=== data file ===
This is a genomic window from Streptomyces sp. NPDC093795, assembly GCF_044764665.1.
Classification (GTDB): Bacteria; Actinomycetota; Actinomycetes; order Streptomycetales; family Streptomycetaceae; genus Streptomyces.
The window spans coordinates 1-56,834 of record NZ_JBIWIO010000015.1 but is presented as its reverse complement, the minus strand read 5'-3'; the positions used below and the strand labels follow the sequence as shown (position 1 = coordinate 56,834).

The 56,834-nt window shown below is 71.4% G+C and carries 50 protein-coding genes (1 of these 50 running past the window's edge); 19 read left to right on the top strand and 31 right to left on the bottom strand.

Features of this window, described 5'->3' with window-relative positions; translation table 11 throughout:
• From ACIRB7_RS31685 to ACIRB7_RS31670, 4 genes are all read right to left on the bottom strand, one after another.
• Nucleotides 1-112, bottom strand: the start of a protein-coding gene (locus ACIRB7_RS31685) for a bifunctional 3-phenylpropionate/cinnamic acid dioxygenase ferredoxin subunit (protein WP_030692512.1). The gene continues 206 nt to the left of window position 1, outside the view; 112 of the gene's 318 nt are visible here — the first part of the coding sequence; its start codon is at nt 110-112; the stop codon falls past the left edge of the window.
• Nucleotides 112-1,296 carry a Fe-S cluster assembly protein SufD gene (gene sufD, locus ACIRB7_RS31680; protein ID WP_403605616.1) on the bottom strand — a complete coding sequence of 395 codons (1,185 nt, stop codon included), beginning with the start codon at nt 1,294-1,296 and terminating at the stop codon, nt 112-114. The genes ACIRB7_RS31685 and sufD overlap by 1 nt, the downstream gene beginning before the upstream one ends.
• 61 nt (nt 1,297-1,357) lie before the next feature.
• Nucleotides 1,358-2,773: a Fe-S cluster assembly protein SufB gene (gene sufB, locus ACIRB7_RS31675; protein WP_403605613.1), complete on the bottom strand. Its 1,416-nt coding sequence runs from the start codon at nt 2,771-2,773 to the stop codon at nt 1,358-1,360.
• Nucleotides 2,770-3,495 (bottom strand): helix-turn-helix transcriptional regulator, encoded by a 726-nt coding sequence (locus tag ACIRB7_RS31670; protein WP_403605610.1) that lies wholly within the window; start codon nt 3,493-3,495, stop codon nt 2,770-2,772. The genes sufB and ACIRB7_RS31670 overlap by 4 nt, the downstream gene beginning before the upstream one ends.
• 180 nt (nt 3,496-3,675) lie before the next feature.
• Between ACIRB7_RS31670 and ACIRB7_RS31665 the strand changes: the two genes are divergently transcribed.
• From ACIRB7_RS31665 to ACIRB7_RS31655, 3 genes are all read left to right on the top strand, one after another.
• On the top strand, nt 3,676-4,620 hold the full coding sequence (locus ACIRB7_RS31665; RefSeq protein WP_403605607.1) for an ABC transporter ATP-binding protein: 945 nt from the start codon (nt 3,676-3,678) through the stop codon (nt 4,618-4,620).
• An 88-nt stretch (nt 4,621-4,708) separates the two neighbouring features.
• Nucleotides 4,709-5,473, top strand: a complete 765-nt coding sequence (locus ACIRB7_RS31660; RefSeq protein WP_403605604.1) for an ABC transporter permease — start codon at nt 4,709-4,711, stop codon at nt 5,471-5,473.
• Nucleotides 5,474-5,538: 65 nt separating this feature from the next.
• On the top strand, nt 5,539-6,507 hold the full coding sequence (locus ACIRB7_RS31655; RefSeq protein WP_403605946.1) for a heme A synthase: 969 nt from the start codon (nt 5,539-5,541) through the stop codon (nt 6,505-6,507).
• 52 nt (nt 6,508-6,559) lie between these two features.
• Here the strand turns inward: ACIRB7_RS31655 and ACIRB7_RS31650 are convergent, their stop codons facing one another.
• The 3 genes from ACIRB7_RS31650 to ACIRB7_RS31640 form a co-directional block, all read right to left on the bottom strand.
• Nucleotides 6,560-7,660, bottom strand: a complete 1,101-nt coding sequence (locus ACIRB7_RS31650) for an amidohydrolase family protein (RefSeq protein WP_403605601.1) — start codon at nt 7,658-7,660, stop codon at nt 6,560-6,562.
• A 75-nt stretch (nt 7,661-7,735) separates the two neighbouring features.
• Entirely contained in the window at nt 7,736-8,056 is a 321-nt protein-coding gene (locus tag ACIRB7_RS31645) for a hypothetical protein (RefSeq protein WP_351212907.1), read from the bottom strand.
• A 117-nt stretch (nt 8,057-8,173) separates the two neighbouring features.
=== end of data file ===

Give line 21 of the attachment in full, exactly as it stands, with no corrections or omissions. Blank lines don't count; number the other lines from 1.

• Here the strand turns inward: ACIRB7_RS31655 and ACIRB7_RS31650 are convergent, their stop codons facing one another.